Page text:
I do not want to attempt conservative treatment—lie in bed for 90% of the day—until others decide that I am old enough for surgery. Do the years until then not matter? Or the years I have spent barely leaving my house, losing my home several times, losing contact with friends because I physically cannot do anything with them, losing opportunities to advance my career or return to school? Even at its best, again, it has been unbearable. But I’m not the type of person to show pain on my face. I blame that on how I was raised and a general insensitivity to pain until it becomes life-threatening. (Example: I broke my hand in several places in 5th grade, but I kept skiing for three more hours before I told my teacher.) But I cannot handle living like this, mentally or physically. Even now, I don’t feel like I have adequately expressed the level of distress this causes.

Some options aimed at identifying the source have been presented to me in the past: facet joint injections or rhizotomy (bilateral), another spinal injection, discogram, etc. I’m absolutely willing to undergo all of these, but I need to know the plan, its likelihood of success based on published evidence and clinical experience, and what happens in the event that the plan fails. I’ve also considered asking about Celebrex, as I know that the risk of stomach issues like I had experienced with other NSAIDs is lower. I have had several injections, undergone physical therapy three times, tried multiple NSAIDs, tried two anticonvulsants that both resulted in a reaction referred to as DRESS syndrome, have been through psychological counseling/treatment in various forms, and I just don’t know what else to try at this point. What else could give me my life back. And that is important to me: MY life. And that’s not a life of sitting around, watching movies, and the like.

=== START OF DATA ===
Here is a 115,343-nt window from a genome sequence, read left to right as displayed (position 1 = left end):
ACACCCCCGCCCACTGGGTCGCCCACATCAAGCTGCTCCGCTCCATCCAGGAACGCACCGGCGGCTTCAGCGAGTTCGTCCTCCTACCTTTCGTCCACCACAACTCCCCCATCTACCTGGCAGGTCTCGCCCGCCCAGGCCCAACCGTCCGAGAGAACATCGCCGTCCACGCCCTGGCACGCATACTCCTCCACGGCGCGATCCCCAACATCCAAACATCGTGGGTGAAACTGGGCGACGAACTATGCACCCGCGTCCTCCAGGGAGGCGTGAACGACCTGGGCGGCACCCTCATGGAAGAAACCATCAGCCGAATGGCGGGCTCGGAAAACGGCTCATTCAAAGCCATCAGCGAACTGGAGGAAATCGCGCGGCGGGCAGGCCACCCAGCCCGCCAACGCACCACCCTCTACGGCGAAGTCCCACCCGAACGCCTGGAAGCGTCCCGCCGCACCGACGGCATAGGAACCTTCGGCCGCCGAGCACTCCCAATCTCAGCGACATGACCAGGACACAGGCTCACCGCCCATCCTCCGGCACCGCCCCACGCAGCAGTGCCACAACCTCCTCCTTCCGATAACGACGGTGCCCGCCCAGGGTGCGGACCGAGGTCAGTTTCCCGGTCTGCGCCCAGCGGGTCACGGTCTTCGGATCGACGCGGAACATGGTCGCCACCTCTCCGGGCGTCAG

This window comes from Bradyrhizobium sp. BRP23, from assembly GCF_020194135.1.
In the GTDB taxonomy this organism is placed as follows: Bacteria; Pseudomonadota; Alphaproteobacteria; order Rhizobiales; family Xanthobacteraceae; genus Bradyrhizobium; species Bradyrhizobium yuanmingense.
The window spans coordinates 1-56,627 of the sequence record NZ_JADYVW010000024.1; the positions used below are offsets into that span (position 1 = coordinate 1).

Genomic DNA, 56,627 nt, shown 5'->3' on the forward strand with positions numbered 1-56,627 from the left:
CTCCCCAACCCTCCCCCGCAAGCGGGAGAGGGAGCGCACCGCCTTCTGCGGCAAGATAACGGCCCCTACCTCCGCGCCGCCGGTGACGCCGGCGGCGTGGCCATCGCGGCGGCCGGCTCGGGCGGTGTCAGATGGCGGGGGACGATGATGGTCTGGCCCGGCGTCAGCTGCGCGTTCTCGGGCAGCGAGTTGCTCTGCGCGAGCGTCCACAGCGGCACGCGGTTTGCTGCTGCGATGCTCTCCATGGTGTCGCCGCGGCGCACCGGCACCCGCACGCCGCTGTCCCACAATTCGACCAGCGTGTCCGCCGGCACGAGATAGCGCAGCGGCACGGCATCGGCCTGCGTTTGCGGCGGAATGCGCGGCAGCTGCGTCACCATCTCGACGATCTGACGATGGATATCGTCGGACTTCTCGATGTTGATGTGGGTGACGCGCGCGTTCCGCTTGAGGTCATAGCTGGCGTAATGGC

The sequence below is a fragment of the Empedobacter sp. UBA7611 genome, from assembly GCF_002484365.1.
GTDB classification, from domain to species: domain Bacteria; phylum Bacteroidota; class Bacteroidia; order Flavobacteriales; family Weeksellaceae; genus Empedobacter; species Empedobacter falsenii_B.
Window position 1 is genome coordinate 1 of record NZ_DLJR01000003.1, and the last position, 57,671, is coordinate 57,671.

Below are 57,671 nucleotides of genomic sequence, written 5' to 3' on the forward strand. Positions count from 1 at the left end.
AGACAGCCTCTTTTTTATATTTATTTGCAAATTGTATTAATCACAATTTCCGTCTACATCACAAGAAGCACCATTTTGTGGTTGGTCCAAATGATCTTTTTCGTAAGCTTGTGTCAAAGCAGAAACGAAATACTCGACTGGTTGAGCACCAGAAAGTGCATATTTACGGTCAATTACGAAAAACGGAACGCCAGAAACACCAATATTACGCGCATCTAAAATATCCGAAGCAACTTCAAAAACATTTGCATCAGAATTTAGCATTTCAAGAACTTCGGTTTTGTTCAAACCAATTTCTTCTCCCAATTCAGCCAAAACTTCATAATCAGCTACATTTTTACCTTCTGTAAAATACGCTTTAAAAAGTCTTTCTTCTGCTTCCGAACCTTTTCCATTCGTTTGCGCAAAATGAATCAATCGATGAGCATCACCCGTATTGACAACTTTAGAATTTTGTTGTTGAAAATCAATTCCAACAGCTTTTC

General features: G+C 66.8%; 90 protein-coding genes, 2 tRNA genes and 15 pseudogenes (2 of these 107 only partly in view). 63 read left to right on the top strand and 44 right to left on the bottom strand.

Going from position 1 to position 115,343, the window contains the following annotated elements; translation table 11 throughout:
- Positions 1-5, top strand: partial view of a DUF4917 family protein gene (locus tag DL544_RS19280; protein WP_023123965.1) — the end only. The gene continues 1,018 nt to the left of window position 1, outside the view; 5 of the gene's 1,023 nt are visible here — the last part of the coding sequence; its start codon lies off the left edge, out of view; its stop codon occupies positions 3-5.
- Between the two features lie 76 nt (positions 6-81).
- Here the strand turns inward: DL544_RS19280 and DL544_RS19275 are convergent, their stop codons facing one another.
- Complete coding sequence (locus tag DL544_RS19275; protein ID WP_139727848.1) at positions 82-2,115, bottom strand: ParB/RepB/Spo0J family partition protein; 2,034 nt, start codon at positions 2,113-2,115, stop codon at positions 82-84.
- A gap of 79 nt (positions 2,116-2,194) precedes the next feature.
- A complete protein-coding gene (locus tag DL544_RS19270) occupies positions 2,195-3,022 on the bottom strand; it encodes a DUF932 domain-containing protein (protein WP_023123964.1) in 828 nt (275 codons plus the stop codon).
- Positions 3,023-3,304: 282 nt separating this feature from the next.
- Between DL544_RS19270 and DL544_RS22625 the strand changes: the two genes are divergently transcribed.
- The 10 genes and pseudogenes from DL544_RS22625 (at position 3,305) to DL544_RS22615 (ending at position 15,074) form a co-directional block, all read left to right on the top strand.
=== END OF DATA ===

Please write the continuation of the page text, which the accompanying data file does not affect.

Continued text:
I do have some additional information about symptoms that might be interesting. When I have been able to make it to the gym, I squat using a weight belt, which I began doing 6 months ago. After squatting while wearing the belt, I’ve experienced a complete reduction in pain upon taking it off, which lasts 20-40 minutes. I do feel some level of pain if I attempt to move suddenly during these times, but I found this to be quite curious. The problem I have is that, even in pain, I can still do a 2-minute plank (down from 4 min since injury), and my abdominal muscles always outlast my back. I have attempted to do back exercises to strengthen these muscles as well, but the issue is not about form or weight. If not in pain, I feel confident that I could do everything I could before. However, I have been experiencing another symptom that I did not believe was related. I’ve been having pain in my very low abdominal area that extends to the groin on the right side, which seems to worsen with strenuous activity or sitting completely upright. This has been going on for 8 months, though I originally assumed it was related to the general abdominal swelling/discomfort I have had for about the same amount of time. I have been unable to make my appointments for an ultrasound, so I still do not know about this. It’s been difficult to leave the house, though I intend to reschedule soon.
I apologize for the length of this message, but I do not feel that I have adequately explained how desperate I am, how incapacitating this is, and how much work it takes (physically and mentally) just to make it into these appointments or leave my house in general. Again, this is not acceptable to me, and I can’t continue living this way. If the best conservative treatment can offer me is being able to shower and walk down the street—and not allow me to do things I love—then this is not okay with me. I’d really like to discuss an actual strategy. Thank you for your time, and I hope we can talk soon.